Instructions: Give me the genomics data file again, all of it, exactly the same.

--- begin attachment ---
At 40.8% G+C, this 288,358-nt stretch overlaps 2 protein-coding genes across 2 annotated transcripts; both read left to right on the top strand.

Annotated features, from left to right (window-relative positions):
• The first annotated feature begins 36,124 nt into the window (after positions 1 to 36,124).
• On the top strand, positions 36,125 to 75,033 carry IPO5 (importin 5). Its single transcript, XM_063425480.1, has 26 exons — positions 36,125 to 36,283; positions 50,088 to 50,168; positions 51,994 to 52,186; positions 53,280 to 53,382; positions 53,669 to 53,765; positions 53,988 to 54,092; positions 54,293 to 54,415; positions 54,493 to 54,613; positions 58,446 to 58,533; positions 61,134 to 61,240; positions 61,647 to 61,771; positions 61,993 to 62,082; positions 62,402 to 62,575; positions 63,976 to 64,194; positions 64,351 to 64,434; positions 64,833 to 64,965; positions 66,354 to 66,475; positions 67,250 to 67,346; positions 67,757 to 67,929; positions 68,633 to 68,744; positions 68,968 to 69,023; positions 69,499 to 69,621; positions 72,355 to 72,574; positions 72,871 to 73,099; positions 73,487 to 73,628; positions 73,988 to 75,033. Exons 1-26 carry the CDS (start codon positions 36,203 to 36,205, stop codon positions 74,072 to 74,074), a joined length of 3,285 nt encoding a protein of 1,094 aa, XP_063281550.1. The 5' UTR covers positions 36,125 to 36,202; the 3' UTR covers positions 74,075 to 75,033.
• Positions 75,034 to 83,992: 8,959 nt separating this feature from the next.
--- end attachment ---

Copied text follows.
At 40.8% G+C, this 288,358-nt stretch overlaps 2 protein-coding genes across 2 annotated transcripts; both read left to right on the top strand.

Annotated features, from left to right (window-relative positions):
• The first annotated feature begins 36,124 nt into the window (after positions 1 to 36,124).
• On the top strand, positions 36,125 to 75,033 carry IPO5 (importin 5). Its single transcript, XM_063425480.1, has 26 exons — positions 36,125 to 36,283; positions 50,088 to 50,168; positions 51,994 to 52,186; positions 53,280 to 53,382; positions 53,669 to 53,765; positions 53,988 to 54,092; positions 54,293 to 54,415; positions 54,493 to 54,613; positions 58,446 to 58,533; positions 61,134 to 61,240; positions 61,647 to 61,771; positions 61,993 to 62,082; positions 62,402 to 62,575; positions 63,976 to 64,194; positions 64,351 to 64,434; positions 64,833 to 64,965; positions 66,354 to 66,475; positions 67,250 to 67,346; positions 67,757 to 67,929; positions 68,633 to 68,744; positions 68,968 to 69,023; positions 69,499 to 69,621; positions 72,355 to 72,574; positions 72,871 to 73,099; positions 73,487 to 73,628; positions 73,988 to 75,033. Exons 1-26 carry the CDS (start codon positions 36,203 to 36,205, stop codon positions 74,072 to 74,074), a joined length of 3,285 nt encoding a protein of 1,094 aa, XP_063281550.1. The 5' UTR covers positions 36,125 to 36,202; the 3' UTR covers positions 74,075 to 75,033.
• Positions 75,034 to 83,992: 8,959 nt separating this feature from the next.